An Accommodation Model

An approach for addressing needs of individuals with disabilities

The Americans with Disabilities Act of 1990, its amendments, and other federal and state legislation require that schools make programs accessible to students with disabilities. Disability-related accommodations are unique to each individual. With appropriate accommodations, students with disabilities can be challenged to reach the same high academicstandards set for students without disabilities. DO-IT's Accommodation Model and Student Abilities Profile are tools that can help teachers work with students to create an optimum learning environment.

The Process

It is helpful to have a process to follow when determining appropriate accommodations for students with disabilities. DO-IT has developed a model process and a Student Abilities Profile form for creating effective accommodations.

The Accommodation Model can be used by any instructor and is composed of the following four steps (Burgstahler, 2006, pp. 49-50; Burgstahler & Nourse, 1998, pp. 65-66).

Graphic outlining the four step accommodation model.

Step #1: What does the task or assignment require?

Break down all of the components of the experiment, assignment, or exercise. As an educator, you are usually focused on the overall outcome of the project. To accommodate a student with a disability it's important to think about the specific settings, tools, skills, and tasks that are required at each step. By analyzing and evaluating the task thoroughly, you will be able to determine how best to fully and effectively include a student with a specific disability.

Step #2: What physical, sensory, and cognitive skills are needed?

Match the tasks required to the physical, sensory, and cognitive skills needed to successfully complete the project. It is easy to say, "If I had a physical, sensory, or cognitive disability I would not be able to complete this assignment," without really determining what skills are needed for specific aspects of the project. We need to separate the real requirements of a specific task from the fictional or perceived requirements of the overall project. It is impossible to place yourself in the shoes of the student with a disability. They may have learned many ways to solve a specific problem or task and work around the limitations imposed by the disability.

Step #3: What components of the task require accommodation?

Once the task has been analyzed and the skills needed are identified, determine what accommodations may be required or how the learning experience might be altered to make it more accessible. Determine the level of difficulty of the project and determine how best to make an accommodation to create an inclusive environment for a student with a disability. It is very important to consult with the student, to determine what they perceive as aspects of a project that they may need an accommodation or assistance.

Step #4: What accommodation options exist?

Now that the tasks that need accommodation have been determined, identify what resources exist for providing the needed accommodation(s). The student may have some good ideas. However, this is a time when other staff and professionals may have expertise in specific areas and be called on to provide input. In some cases, having students work in groups where each person is assigned a task that they have the ability to complete, provides a reasonable alternative.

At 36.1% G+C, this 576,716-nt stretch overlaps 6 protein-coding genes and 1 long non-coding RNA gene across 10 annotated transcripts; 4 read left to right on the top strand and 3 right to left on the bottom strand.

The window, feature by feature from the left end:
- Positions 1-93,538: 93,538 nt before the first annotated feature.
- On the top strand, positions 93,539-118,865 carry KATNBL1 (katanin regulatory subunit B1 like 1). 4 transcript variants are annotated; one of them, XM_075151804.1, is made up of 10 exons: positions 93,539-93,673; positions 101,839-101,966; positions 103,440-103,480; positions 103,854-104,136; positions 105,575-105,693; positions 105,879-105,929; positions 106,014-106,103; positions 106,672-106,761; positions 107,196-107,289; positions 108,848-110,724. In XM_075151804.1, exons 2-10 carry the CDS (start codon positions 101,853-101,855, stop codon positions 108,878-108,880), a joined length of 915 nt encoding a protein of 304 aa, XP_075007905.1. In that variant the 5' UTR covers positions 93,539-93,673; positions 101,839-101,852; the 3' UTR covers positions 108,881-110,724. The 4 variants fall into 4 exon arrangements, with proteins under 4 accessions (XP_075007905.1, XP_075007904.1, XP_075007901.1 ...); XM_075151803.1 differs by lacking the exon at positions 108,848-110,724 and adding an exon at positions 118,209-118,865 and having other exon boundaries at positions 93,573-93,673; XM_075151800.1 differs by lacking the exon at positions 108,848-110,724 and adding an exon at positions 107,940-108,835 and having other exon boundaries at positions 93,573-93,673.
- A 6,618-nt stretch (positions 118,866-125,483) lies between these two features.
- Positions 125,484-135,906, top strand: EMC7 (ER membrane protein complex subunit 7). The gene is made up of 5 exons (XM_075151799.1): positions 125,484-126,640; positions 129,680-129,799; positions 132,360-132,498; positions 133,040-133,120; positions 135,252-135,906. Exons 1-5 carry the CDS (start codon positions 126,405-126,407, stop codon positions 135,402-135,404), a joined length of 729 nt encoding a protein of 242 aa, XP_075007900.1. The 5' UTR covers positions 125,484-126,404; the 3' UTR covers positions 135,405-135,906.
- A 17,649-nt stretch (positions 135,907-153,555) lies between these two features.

The Student Abilities Profile

The Student Abilities Profile form is designed to help you determine a student's abilities and break down the individual components of an assignment. The form asks you to briefly describe the student; the classroom or laboratory environment; equipment or supplies needed; physical, sensory, and cognitive skills needed for the task; possible accommodations; and available professional and external resources. Examples of completed forms for specific students can be found at the DO-IT Student Ability Profile page.

Student Abilities Profile 

Narrative Regarding Student and Accommodation Issues:


Equipment: (lab equipment, computer, manipulatives)

Environment: (fumes, odors, dust, temperature, noise, group work)

Physical Challenges

Accommodations Needed

Options and Resources

Sensory Challenges

Accommodations Needed

Options and Resources

Cognitive Challenges

Accommodations Needed

Options and Resources

Physical, Sensory, & Cognitive Issues and Challenges 

Physical Issues

Think of the required physical aspects of the task. What will make the environment accessible, keep the student safe and allow them to be an active participant? What equipment must be manipulated?

Physical Challenges

  1. lift / carry
  2. stamina / endurance
  3. push / pull
  4. knee / squat
  5. reach
  6. repetitive tasks
  7. fine motor: pinch / grasp
  8. fine motor: manipulate / maneuver
  9. gross motor
  10. sit in chair
  11. walk / stand
  12. balance
  13. bend / twist
  14. stoop / crouch
  15. other

Sensory Issues

Think of room temperature, noise, fumes, dust, odors, and allergies. Also consider the ability to speak and/or communicate, and the visual aspects of the task or assignment.

Sensory Challenges

  1. vision
  2. hearing
  3. touch
  4. smell
  5. taste
  6. oral communication
  7. temperature
  8. fumes
  9. external stimuli
  10. lighting
  11. other

Cognitive Issues

What memory and communication skills are needed? What is the level of complexity of the task.

Cognitive Challenges

  1. short term memory
  2. long term memory
  3. task complexity
  4. reading
  5. writing
  6. spelling
  7. string of numbers (math)
  8. paying attention
  9. visual, auditory, or kinesthetic learner.
  10. self-esteem / advocacy issues
  11. behavior issues / acting out
  12. other

Universal Design